From the first moment I opened the book, I knew it was a winner. Melt is a beautifully photographed celebration of artisanal cheeses, and it’s filled with numerous unique ideas for how to pair these cheeses with pasta (but not just pasta: some of the recipes in the book don’t involve pasta at all). The writing is fun and engaging.

It did not take me long to decide which recipe from the book I wanted to share on my blog. The Pumpkin Stuffed with Pasta, Fontina and Italian Sausage Macaroni on page 128 was too much of a stunner to pass up! I’ve now made it three times since I received the book.

book photo 1_

Sugar pumpkins are incredibly nutritious and make a lovely receptacle for this delectable dish. I actually doubled the recipe for the mac and cheese (and only baked 1/2 in the pumpkin) because I wanted to have plenty of leftovers to send with my kids to school for lunch. I love Fontina and was excited to use it, but I had a little trouble finding Gruyère: I substituted Provolone and it worked out great.

pumpkin mac_text

Stephanie and Garrett say this is a flexible creation and suggest different ways you can tailor it to work with what you have on hand (see the recipe below for more details). I opted not to use macaroni: I made this with organic Conchiglie produced from a company called Montebello (a brand imported from Italy that I buy it at my local natural food store). The other changes I made are noted below in parentheses.

If you decide to buy the book (come on…do it!), be sure to enter the Melt Le Crueset Giveaway! Stephanie has the info about it over on her blog.
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Disclosure: This post is sponsored by Glad in conjunction with their #SAVEITSUNDAY program. With #SAVEITSUNDAY, Glad hopes to educate the public about the consequences of food waste, and I am proud they’ve asked me to be a part of the program. I am being compensated to share my #SAVEITSUNDAY experiences; all opinions are 100% my own.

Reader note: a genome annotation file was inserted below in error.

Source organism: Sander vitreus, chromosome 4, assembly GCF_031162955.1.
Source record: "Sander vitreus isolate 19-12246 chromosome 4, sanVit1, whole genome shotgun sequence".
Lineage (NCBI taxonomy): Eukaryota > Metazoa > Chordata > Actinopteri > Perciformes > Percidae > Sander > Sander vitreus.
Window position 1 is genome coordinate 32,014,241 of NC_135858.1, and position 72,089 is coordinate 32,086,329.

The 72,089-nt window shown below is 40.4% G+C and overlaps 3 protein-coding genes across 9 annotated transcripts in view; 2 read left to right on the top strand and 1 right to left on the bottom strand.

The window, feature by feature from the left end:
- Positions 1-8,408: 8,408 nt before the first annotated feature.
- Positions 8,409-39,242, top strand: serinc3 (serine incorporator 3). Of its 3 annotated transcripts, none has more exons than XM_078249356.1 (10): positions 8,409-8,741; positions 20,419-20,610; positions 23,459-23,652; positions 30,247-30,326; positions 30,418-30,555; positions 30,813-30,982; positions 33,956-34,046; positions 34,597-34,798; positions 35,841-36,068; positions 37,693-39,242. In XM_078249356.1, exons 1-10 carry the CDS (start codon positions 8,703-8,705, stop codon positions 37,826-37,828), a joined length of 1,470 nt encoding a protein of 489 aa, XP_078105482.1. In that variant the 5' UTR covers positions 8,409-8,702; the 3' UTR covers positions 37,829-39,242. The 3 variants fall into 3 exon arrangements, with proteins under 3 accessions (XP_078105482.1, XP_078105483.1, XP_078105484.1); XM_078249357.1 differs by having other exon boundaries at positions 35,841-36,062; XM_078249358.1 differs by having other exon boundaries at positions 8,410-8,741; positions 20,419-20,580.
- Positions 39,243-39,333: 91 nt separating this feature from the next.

Food waste is a huge issue around the world: here in the US, the average family throws away at least 25% of the food and beverages they buy each year. Food waste has potentially devastating environmental consequences: food represents the single largest component of municipal solid waste reaching landfills. Food waste eventually converts to methane, a greenhouse gas implicated in global warming.

Food waste also means many of us are basically throwing away an awful lot of money. The annual cost of food waste in America is in the billions! On average, families in this country are tossing 200 pounds of food in the trash and saying “bye bye” to $1,500 per year because they don’t use everything they purchase.

Glad wants to help us get a handle on our food waste. By showing us how to change habits, such as the ways in which we wrap and store our food, the things we buy may last significantly longer and we will waste less. This will allow us to help preserve the environment AND save our hard-earned cash.

I readily admit that I am no “pro” when it comes to addressing food waste (my fellow #SAVEITSUNDAY bloggers, Kristin and Mavis, know far more about this topic because they blog about it more regularly). In fact, I’ve always sort of relied on composting as a way to feel okay about some of the things I buy that don’t get used. Plus I have chickens, so they get plenty of stuff, too (here they are eating some organic baby greens that were past their prime).

chickens and greens

But composting and having chickens shouldn’t be an excuse for being lazy…for me not storing my food as best as I can. So I took the #SAVEITSUNDAY Pledge so I can learn how to do better in the food storage department.

My partnership with Glad means I’ll be posting monthly about my efforts to cut down on food waste in my home. This month, I’ve been focusing on bringing a recipe-driven shopping list with me every time I go to the store. When I have this type of shopping list, I am more likely to avoid buying things I won’t use. I’ve also been trying to shop every Sunday morning and I’ve been putting Glad’s food protection suggestions to use as soon as I get my food home. When you prep and protect your food as soon as you get home, it keeps fresher for longer.